Shur-Gain looking to a healthy 1995

Shur-Gain has prospered from the popularity of pet food specialty stores and private label pet foods over the past eight years and is expecting even more growth in 1995.The pet food and farm feed division of Maple Leaf Foods built its...

Shur-Gain has prospered from the popularity of pet food specialty stores and private label pet foods over the past eight years and is expecting even more growth in 1995.

The pet food and farm feed division of Maple Leaf Foods built its St. Mary’s plant in southwestern Ontario in 1986 to allow it to get into the private label business.

Now, Shur-Gain has just completed a $1-million expansion to the facility to enable it to meet its 1995 projections.

Shur-Gain, the private label supplier to Loblaws and other grocery and specialty chains, has also experienced gains in its branded products.

Dave Hartney, manager, pet food products for Shur-Gain, attributes the company’s success to the fact that it has never been a grocery brand.

Pet and feed stores

Instead, its standard Shur-Gain brand, Canine Plus and Feline Plus super-premium lines, and Lifeline premium products have been distributed through pet food retailers and feed stores.

Hartney says the manufacturers who have invested heavily in their branded grocery business are suffering because they are being pushed out by the grocery chains’ private labels and specialty pet foods chains with private label and special diet foods.

For example, at the end of July, Quaker Oats Company of Canada, which mainly supplied grocery chains with its branded pet food products, closed its Trenton, Ont. manufacturing plant and discontinued a number of brands, including Tender Chunks and Ken-L Ration dog foods, and Puss ‘n Boots cat foods.

The pet food market in Canada is worth about $700 million, with the private label business estimated at $100 million and growing.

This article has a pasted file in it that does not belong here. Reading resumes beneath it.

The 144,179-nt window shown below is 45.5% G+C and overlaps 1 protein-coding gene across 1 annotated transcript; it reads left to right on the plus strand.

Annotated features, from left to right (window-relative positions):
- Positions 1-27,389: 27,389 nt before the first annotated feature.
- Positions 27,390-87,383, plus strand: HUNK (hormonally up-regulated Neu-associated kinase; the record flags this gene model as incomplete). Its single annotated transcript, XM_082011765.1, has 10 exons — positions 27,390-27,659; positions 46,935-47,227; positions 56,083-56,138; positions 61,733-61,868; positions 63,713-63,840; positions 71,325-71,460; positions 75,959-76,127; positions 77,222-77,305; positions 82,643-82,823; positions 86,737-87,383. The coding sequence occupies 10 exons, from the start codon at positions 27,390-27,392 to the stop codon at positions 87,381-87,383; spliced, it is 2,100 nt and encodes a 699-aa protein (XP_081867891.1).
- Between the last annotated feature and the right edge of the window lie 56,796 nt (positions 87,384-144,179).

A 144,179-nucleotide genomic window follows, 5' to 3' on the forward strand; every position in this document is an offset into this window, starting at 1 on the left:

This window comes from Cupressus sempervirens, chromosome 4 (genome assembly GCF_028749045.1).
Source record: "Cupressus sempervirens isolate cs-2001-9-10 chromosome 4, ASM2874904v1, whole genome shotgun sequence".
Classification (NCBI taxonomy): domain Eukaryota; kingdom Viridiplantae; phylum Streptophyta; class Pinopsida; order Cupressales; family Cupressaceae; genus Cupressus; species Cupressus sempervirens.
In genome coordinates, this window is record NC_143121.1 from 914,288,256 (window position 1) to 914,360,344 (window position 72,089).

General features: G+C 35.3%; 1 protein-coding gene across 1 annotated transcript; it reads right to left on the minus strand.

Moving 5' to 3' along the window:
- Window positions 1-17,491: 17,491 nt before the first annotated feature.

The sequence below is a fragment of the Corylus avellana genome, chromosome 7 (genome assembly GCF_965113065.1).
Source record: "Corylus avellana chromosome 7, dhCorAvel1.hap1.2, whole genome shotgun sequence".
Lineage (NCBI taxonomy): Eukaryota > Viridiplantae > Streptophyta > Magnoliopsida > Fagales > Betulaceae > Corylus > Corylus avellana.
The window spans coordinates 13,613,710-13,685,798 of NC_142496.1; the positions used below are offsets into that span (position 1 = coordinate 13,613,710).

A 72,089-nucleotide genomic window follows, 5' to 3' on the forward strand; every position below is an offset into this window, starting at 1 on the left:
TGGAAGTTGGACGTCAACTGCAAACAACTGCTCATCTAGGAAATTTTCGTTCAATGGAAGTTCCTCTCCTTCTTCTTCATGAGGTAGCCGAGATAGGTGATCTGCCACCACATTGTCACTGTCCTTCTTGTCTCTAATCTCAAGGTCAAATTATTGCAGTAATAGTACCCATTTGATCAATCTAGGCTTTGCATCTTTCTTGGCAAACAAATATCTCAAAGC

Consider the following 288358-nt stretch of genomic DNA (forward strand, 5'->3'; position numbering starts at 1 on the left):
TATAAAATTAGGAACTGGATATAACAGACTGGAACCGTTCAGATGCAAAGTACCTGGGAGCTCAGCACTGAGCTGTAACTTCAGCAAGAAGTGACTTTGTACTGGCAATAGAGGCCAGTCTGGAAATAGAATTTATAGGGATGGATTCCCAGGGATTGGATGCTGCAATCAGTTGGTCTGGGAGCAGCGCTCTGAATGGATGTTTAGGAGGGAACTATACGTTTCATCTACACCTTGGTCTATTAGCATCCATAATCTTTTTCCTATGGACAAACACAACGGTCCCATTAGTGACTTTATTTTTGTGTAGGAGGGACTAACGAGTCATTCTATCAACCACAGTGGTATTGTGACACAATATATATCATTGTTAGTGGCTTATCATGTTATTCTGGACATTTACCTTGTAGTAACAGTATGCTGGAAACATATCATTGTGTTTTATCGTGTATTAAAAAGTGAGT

Dave Mitchell, general manager of the Pet Food Association of Canada, says because the multinationals, which make up about 80% of the market, do not reveal numbers, market size can only be guessed at.

Mitchell attributes the changing pet food market to trends in the human food market.

He says the growing concern with healthier human foods accounts for the growth in private label and special diet pet foods.

President’s Choice

‘Look at what [Loblaws'] President’s Choice [private label] has done with human food, and they’re doing the same with pet foods,’ Mitchell says.

‘We’re also seeing in the retail side, the grocery stores losing a great deal of the market,’ he says.

‘Taking their place are franchised pet food shops, and each one, such as Pet Value Discount Pet Foods and Global Pet Foods, has its own private label.’

Mitchell says that Canadians per capita buy more products from discount warehouses than Americans and that is why u.s. chains are moving north.

That trend is continuing in the pet food industry.

u.s.-based warehouse retailer Pet Stuff is moving to the Toronto area this fall, with superstores due to open, at a size considerably larger than the 2,000 square feet of a typical specialty pet food franchise outlet.